"We really need to differentiate performance," she said. "Doing your job is what you're paid for and should be rated a 3 out of 5. You don't get a 5 for showing up and doing your job. You get a 5 for doing something extraordinary."

She gave the example of many of her staff working long hours without pay during the 35-day government shutdown at the start of 2019 to "do their best to help take care of their colleagues. These are the people I want to reward."

Cyber Academies Draw Interest in Reskilling

Several studies show that there will soon be a shortage of approximately 500,000 qualified cybersecurity job candidates in the United States. “We have thousands of open vacancies right now for cyber professionals,” said Jack Wilmer, chief information security officer at the Department of Defense (DOD).

At the same time there’s a recognition that lifelong learning and changing career paths are workforce realities. “The notion of having a degree in one field or working in one career the rest of your life is probably not the right approach,” Wilmer said.


“We have talent in the federal government that wants to reskill in cyber,” said Margie Graves, deputy federal chief information officer in the White House executive office.
Both Wilmer and Graves spoke about the first successful cohorts of the Federal Cyber Reskilling Academy, a three-month training program that offers cybersecurity training to federal employees looking to reskill in new careers.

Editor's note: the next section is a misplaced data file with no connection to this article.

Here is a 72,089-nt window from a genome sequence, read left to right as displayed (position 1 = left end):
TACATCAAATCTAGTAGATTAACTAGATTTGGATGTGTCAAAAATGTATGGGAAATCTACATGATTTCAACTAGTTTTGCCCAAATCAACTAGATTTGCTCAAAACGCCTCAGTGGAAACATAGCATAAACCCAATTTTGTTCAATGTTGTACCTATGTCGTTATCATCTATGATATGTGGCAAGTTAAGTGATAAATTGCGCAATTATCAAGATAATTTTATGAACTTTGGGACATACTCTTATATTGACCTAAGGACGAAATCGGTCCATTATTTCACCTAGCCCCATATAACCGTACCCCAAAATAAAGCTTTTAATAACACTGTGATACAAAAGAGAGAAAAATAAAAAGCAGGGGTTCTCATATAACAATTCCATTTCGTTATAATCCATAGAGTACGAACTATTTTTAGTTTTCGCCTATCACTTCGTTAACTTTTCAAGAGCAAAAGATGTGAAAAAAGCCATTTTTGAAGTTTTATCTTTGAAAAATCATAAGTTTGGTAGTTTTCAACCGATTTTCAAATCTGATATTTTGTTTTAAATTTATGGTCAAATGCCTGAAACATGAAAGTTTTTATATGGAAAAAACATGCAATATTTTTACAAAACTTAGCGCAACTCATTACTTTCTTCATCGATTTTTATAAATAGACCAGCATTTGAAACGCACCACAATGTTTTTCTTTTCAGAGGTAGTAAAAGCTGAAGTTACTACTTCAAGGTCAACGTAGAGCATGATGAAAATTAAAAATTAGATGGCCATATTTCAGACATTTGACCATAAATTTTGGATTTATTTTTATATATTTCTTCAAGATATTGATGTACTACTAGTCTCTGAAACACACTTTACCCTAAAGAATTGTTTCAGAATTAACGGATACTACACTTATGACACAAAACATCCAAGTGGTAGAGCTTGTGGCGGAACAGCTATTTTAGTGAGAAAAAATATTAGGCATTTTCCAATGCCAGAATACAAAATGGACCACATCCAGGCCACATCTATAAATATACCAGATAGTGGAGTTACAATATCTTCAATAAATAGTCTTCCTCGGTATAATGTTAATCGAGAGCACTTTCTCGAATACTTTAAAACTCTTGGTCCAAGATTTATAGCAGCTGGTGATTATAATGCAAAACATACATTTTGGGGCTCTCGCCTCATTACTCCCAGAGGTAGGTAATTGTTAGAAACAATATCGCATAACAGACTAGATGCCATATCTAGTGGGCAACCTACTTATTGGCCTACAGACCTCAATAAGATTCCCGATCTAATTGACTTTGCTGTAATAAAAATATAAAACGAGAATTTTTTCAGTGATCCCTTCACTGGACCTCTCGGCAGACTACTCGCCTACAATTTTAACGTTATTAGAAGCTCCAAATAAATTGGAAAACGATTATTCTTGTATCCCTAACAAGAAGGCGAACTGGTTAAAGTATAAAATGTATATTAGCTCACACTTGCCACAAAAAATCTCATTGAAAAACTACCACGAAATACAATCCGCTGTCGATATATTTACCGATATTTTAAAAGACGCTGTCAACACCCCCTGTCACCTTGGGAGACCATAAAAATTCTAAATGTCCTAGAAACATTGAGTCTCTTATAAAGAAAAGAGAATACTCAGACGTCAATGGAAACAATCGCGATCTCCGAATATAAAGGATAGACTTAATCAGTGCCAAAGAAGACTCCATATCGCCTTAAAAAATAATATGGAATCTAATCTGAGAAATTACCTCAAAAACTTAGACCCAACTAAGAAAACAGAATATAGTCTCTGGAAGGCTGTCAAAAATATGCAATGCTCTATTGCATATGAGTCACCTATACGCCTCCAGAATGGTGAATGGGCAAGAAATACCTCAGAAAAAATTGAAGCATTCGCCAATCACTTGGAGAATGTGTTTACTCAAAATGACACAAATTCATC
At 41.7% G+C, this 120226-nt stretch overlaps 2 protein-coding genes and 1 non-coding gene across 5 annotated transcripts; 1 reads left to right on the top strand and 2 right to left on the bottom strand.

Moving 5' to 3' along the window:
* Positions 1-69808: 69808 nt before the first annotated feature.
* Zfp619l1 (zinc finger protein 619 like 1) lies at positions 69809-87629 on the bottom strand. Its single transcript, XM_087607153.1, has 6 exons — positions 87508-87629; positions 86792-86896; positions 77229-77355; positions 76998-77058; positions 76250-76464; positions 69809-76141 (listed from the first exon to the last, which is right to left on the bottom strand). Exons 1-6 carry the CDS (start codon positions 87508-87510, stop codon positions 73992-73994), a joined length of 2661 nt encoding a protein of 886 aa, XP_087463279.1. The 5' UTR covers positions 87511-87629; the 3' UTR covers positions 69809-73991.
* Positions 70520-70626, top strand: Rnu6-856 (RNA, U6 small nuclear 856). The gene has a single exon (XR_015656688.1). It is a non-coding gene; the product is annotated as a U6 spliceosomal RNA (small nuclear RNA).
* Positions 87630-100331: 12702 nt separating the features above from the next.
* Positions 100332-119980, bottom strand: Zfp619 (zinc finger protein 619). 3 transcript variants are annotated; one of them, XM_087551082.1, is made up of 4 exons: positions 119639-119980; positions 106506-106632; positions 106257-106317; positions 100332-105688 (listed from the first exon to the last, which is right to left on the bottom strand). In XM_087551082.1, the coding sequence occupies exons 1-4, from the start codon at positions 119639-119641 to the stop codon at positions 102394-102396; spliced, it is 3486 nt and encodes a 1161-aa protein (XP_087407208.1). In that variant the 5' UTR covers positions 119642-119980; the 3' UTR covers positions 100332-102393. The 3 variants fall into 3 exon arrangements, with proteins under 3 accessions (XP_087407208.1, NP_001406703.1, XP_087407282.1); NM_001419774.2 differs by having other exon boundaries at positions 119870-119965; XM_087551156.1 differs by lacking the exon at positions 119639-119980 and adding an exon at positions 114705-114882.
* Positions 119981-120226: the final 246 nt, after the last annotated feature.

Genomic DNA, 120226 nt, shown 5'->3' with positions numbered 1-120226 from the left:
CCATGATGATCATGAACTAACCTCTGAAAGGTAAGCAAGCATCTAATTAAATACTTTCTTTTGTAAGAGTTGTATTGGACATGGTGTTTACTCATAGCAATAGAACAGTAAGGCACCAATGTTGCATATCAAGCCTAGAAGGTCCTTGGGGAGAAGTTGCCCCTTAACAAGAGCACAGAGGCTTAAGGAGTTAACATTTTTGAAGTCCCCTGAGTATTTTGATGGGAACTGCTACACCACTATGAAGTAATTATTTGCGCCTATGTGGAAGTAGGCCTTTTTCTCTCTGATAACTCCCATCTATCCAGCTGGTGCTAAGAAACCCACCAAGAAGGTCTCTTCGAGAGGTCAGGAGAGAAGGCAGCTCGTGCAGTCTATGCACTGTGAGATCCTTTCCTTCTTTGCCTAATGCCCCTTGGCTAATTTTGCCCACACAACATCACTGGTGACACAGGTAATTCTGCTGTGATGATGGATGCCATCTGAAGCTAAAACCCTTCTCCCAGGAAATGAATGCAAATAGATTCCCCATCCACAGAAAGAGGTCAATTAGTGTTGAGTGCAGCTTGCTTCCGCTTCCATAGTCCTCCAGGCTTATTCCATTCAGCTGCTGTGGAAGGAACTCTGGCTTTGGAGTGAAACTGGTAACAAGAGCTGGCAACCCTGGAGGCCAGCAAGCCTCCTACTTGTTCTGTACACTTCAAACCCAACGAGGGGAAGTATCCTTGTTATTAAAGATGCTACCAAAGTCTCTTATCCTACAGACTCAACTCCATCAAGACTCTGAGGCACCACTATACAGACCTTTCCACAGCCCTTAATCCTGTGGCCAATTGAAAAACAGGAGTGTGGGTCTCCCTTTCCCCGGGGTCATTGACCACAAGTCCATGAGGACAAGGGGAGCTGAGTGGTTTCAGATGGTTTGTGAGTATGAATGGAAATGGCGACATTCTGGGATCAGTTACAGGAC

More than 1,500 employees applied to be part of the first cohort of 25 spots, including many from the DOD. “We’re starting to look at retraining people who are not satisfied with where they are in their career and want to try something new,” Wilmer said. Placement is competitive and after administering basic skills assessments “to suss out attitude and aptitude,” chosen employees work through an intensified learning schedule for three months before graduating and earning the opportunity to apply for cybersecurity jobs, the officials said.

Graves announced that data science will be the next reskilling initiative. Lessons learned from the cyber academies, such as figuring out how best to place graduates, will guide reskilling efforts going forward, she said.

Building Agility

The biggest challenge OPM is grappling with is transforming federal human capital management from a "rigid, rules-oriented system" into an agile system augmented by powerful emerging technologies, Weichert said.

"Automation frees up human beings to do what humans do best," she said. "What humans do best relates to empathy, emotion, judgment and context. Machines do rules, process and structure best. Yet we have trained generations of civil servants to effectively be rules adjudicators and rules implementers. Is that the highest and best use of human talent? Absolutely not."

She said that OPM needs to adopt private-sector practices such as supporting continuous learning, apprenticeships and internal mobility paths.

"Modern talent management dictates that people should be allowed to move between agencies easier, not only to better serve the mission but to teach our people how to be flexible and constantly evolve their skills," she said. "For senior executives to only have experience in one function and one agency is absolutely not a leading practice."

She added that improving case management technology will make it easier to allow people to "dip in and out of work, share work, take work wherever they want to go, and move between jobs."